⏸ Let’s pause for a moment so that we enter this zoo or sanctuary in an empathic, compassionate state of mind. How can we do that? Close your eyes and take a mental step into this world. Try to be this animal. Imagine yourself in that enclosure for your entire life. Also think about what conditions you would want as an ideal environment for you. Let that sink in… and then observe… Would you be content with what you see?… Doing this little exercise should help getting you in a mental state appropriate for the visit.
Who would have thought that one needs a TODO list before stepping into a zoo or an entertainment facility that host captive animals? Thanks to the many people who are now reconsidering the concept of captivity (while still understanding that captivity won’t disappear tomorrow), people are asking how to understand what they see at such facilities so that they can promote better captivity standards.
Here is then a quick list of TODOs before your visit –also review our EwA Etiquette for the Zoogoer, so that with little efforts but great consideration you get ready to a be stellar visitor and welfare advocate!
There are many ethical concerns regarding the handling of, and the reasons for having, animals in captivity. Prominent and reputable zoo experts themselves agree about those concerns and are pushing for a redefinition of zoos and their standards. And we, as zoogoers, have an important role to play as we are the ones financing those institutions by visiting them. For this we need to gain an awareness about the ramifications and implications of what zoos are now. Asking respectful questions so that we understand how the institution we are visiting justifies its existence –and if it can be improved– is critical: it promotes a dialog that is lacking currently. We all have something to learn in the process for our own good, and the good of the animals in those facilities.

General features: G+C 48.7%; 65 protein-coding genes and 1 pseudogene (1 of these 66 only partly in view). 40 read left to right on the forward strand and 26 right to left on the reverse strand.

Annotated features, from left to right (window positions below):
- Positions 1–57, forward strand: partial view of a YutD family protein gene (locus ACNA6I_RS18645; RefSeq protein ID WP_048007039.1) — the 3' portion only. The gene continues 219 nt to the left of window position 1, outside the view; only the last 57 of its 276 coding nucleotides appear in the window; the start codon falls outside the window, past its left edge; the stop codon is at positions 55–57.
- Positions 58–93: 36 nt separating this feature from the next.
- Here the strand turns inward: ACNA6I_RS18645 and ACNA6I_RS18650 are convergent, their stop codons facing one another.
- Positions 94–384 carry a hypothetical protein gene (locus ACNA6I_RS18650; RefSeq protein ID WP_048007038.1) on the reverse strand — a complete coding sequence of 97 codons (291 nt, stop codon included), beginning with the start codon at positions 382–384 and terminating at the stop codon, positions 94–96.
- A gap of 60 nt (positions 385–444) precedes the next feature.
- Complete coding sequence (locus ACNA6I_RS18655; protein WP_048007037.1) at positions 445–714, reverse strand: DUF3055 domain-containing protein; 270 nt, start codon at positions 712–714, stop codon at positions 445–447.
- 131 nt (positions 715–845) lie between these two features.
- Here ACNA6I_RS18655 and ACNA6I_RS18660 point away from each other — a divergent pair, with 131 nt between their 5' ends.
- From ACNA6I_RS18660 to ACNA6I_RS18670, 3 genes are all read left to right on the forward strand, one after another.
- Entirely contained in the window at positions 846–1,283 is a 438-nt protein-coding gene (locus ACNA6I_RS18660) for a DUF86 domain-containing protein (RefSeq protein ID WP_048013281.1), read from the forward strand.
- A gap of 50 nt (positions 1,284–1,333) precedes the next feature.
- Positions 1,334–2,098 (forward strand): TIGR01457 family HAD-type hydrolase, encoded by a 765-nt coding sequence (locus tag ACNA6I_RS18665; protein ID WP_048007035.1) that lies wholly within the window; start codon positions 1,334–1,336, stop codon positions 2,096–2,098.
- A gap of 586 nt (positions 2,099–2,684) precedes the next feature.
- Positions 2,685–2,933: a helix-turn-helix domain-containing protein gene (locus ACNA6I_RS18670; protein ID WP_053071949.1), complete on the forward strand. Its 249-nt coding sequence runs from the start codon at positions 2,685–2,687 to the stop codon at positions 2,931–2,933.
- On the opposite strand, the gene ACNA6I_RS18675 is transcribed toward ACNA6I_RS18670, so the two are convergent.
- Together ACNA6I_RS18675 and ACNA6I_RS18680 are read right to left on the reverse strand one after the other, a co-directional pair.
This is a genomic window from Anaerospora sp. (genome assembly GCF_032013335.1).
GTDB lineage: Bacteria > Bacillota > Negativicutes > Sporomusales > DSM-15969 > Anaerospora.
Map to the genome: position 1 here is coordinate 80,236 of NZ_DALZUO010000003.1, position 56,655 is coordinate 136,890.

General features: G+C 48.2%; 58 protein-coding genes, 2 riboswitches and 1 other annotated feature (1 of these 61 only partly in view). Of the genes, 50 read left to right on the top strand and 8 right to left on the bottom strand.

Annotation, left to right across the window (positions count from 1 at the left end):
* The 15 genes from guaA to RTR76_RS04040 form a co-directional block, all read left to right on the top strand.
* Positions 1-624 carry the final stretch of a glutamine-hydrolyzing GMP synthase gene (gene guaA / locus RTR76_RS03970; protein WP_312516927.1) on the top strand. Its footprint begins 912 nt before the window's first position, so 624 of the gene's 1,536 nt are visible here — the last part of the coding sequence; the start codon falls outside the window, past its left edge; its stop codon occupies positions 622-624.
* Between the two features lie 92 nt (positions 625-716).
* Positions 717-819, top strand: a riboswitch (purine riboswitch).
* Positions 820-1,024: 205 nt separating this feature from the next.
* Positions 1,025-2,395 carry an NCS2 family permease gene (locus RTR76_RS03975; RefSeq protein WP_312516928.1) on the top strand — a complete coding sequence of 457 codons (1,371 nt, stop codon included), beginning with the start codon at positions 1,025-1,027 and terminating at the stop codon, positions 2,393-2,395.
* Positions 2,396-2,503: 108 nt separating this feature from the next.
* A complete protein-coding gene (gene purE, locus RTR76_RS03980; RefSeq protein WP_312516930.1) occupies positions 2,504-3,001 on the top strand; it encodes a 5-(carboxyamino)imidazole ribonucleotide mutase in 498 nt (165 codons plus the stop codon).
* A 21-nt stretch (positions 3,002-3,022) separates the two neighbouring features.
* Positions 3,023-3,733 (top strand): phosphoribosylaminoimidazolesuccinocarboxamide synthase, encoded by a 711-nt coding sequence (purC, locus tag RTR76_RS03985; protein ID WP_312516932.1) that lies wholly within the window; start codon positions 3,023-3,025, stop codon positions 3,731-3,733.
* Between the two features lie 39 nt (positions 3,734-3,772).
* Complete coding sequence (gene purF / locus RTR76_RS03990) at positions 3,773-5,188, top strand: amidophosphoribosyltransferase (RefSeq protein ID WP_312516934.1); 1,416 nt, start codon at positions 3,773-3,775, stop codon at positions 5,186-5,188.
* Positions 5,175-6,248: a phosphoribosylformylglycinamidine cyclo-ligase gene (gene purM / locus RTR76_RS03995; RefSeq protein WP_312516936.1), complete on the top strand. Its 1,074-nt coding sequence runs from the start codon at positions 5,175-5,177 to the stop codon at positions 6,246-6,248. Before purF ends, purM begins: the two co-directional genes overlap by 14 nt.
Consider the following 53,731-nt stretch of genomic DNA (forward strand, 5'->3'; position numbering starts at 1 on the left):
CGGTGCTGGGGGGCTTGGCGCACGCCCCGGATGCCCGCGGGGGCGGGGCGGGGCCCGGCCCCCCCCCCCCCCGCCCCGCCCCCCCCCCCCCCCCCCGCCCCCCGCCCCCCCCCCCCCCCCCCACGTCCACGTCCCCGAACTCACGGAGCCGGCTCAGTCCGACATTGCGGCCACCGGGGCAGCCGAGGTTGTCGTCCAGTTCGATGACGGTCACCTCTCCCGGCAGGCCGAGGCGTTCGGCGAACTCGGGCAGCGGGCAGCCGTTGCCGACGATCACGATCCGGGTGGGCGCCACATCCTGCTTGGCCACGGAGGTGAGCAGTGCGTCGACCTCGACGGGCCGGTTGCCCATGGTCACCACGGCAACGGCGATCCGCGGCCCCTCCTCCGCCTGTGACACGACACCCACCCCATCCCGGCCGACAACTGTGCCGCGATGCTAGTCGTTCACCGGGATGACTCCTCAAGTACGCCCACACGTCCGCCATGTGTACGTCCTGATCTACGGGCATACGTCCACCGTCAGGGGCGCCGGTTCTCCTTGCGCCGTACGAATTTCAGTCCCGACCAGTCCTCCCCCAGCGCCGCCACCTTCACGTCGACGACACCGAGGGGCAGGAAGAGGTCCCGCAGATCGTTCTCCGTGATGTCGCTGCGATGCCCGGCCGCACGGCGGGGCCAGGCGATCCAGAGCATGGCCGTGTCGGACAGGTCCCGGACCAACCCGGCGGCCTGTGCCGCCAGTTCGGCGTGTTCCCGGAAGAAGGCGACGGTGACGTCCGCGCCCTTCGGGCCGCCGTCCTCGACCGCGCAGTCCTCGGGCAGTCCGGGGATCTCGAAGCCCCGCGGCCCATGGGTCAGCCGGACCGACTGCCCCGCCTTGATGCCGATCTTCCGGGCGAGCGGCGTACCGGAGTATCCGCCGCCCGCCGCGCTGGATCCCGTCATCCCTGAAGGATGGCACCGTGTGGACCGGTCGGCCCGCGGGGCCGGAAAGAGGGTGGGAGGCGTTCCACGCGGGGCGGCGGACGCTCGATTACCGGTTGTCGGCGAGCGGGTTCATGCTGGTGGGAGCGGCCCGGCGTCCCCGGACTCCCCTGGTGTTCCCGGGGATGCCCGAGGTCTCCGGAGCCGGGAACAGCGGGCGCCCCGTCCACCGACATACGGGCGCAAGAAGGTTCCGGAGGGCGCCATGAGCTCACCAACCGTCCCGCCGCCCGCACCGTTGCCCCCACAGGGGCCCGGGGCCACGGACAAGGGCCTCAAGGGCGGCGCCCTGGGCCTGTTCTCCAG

Here we highlight different aspects of zoos that need scrutiny, so as to help us engage in productive discussions with the zoo institutions that we visit.
To help assessing the welfare conditions, a framework has been designed in the 60s that is now widely accepted. This framework is known as the “Five Freedoms” in the field of animal welfare science, advocacy and as policy tools. It is widely recognized by authorities in animal welfare in government, academics and animal protection organizations, and more and more in ethical travel organizations.
Here we draw the attention to indicators that help assessing the standards of the captive animal institutions that you are visiting. Of course there are no optimal conditions, and we have to keep in mind that the ultimate goal is not to judge but rather to help improving captivity conditions, and educational value of these institutions —in short help raising the ethics of captivity standards.
To facilitate a animal/patient-centered visit, we provide an evaluation toolkit.
➭ The EwA Zoo Toolkit
Small & compact, the toolkit comprises of:
✐ Tool #1 – General Questions to Ask
✐ Tool #2 – Captivity Indicators (Quick Reference)
✐ Tool #3 – Zoo Assessment Worksheet
Easy to download and to carry around. Don’t forget to bring it with on your visit!
Laws pertaining to zoo animals exist on international, federal, and state and local levels. They are hard to understand and even harder to enforce. Basically, it’s a case by case basis, and not all animals have protection. The public has a very important role to play, by questioning, engaging with the staff w.r.t. and reporting fair mistreatment and abuses.
By scrutinizing more the inner workings of zoos, we can help the zoos to get closer to their mission of educating the public and protecting & conserving species and ecosystems.
We highlight here some pieces information you should try to gather when reporting, so as to help those who evaluate your report. As well as provide information about where to report. Note that you can always report anonymously although giving a way for them to contact you is better for helping them working on the case…
⚠ Note that this evaluation guide focuses primarily on animal welfare and minimally on the conservation impact of zoos – here is why.
The references mentioned in this page are listed in the Extended Bibliography.